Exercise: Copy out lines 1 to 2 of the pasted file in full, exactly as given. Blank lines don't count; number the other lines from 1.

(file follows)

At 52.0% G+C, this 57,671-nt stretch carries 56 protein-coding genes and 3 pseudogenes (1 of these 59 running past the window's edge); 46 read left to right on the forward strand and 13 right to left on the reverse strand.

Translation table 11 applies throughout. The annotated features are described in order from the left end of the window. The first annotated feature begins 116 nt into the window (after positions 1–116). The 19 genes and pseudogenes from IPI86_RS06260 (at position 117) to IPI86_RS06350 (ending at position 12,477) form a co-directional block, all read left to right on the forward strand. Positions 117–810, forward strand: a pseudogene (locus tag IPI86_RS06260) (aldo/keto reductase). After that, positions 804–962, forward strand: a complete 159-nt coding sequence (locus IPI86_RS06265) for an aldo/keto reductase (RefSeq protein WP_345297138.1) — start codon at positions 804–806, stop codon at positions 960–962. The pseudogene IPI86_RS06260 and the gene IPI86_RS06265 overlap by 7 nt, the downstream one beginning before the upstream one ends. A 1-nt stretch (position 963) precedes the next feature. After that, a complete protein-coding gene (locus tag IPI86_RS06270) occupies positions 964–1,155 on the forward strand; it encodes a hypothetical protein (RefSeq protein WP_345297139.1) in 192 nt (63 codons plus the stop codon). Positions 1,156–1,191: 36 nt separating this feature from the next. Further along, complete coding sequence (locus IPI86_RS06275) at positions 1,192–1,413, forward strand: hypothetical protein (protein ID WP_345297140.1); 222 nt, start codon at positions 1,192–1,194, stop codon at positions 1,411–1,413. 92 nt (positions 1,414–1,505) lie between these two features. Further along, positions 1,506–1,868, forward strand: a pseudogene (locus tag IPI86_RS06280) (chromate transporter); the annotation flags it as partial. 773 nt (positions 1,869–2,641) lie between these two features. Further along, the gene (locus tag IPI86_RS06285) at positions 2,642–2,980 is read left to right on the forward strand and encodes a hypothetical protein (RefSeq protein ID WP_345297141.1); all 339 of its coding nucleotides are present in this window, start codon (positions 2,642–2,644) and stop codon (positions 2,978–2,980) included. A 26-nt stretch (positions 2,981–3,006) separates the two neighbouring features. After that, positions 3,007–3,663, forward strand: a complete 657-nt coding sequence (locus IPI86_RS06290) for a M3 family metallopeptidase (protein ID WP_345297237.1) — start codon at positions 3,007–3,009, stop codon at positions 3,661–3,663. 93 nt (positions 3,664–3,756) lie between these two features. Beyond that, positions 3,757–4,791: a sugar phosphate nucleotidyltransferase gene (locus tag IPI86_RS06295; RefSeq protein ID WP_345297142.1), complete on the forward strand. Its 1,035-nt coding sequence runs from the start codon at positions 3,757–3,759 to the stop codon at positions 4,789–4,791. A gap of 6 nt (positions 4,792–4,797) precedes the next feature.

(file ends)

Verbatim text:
At 52.0% G+C, this 57,671-nt stretch carries 56 protein-coding genes and 3 pseudogenes (1 of these 59 running past the window's edge); 46 read left to right on the forward strand and 13 right to left on the reverse strand.

Translation table 11 applies throughout. The annotated features are described in order from the left end of the window. The first annotated feature begins 116 nt into the window (after positions 1–116). The 19 genes and pseudogenes from IPI86_RS06260 (at position 117) to IPI86_RS06350 (ending at position 12,477) form a co-directional block, all read left to right on the forward strand. Positions 117–810, forward strand: a pseudogene (locus tag IPI86_RS06260) (aldo/keto reductase). After that, positions 804–962, forward strand: a complete 159-nt coding sequence (locus IPI86_RS06265) for an aldo/keto reductase (RefSeq protein WP_345297138.1) — start codon at positions 804–806, stop codon at positions 960–962. The pseudogene IPI86_RS06260 and the gene IPI86_RS06265 overlap by 7 nt, the downstream one beginning before the upstream one ends. A 1-nt stretch (position 963) precedes the next feature. After that, a complete protein-coding gene (locus tag IPI86_RS06270) occupies positions 964–1,155 on the forward strand; it encodes a hypothetical protein (RefSeq protein WP_345297139.1) in 192 nt (63 codons plus the stop codon). Positions 1,156–1,191: 36 nt separating this feature from the next. Further along, complete coding sequence (locus IPI86_RS06275) at positions 1,192–1,413, forward strand: hypothetical protein (protein ID WP_345297140.1); 222 nt, start codon at positions 1,192–1,194, stop codon at positions 1,411–1,413. 92 nt (positions 1,414–1,505) lie between these two features. Further along, positions 1,506–1,868, forward strand: a pseudogene (locus tag IPI86_RS06280) (chromate transporter); the annotation flags it as partial. 773 nt (positions 1,869–2,641) lie between these two features. Further along, the gene (locus tag IPI86_RS06285) at positions 2,642–2,980 is read left to right on the forward strand and encodes a hypothetical protein (RefSeq protein ID WP_345297141.1); all 339 of its coding nucleotides are present in this window, start codon (positions 2,642–2,644) and stop codon (positions 2,978–2,980) included. A 26-nt stretch (positions 2,981–3,006) separates the two neighbouring features. After that, positions 3,007–3,663, forward strand: a complete 657-nt coding sequence (locus IPI86_RS06290) for a M3 family metallopeptidase (protein ID WP_345297237.1) — start codon at positions 3,007–3,009, stop codon at positions 3,661–3,663. 93 nt (positions 3,664–3,756) lie between these two features. Beyond that, positions 3,757–4,791: a sugar phosphate nucleotidyltransferase gene (locus tag IPI86_RS06295; RefSeq protein ID WP_345297142.1), complete on the forward strand. Its 1,035-nt coding sequence runs from the start codon at positions 3,757–3,759 to the stop codon at positions 4,789–4,791. A gap of 6 nt (positions 4,792–4,797) precedes the next feature.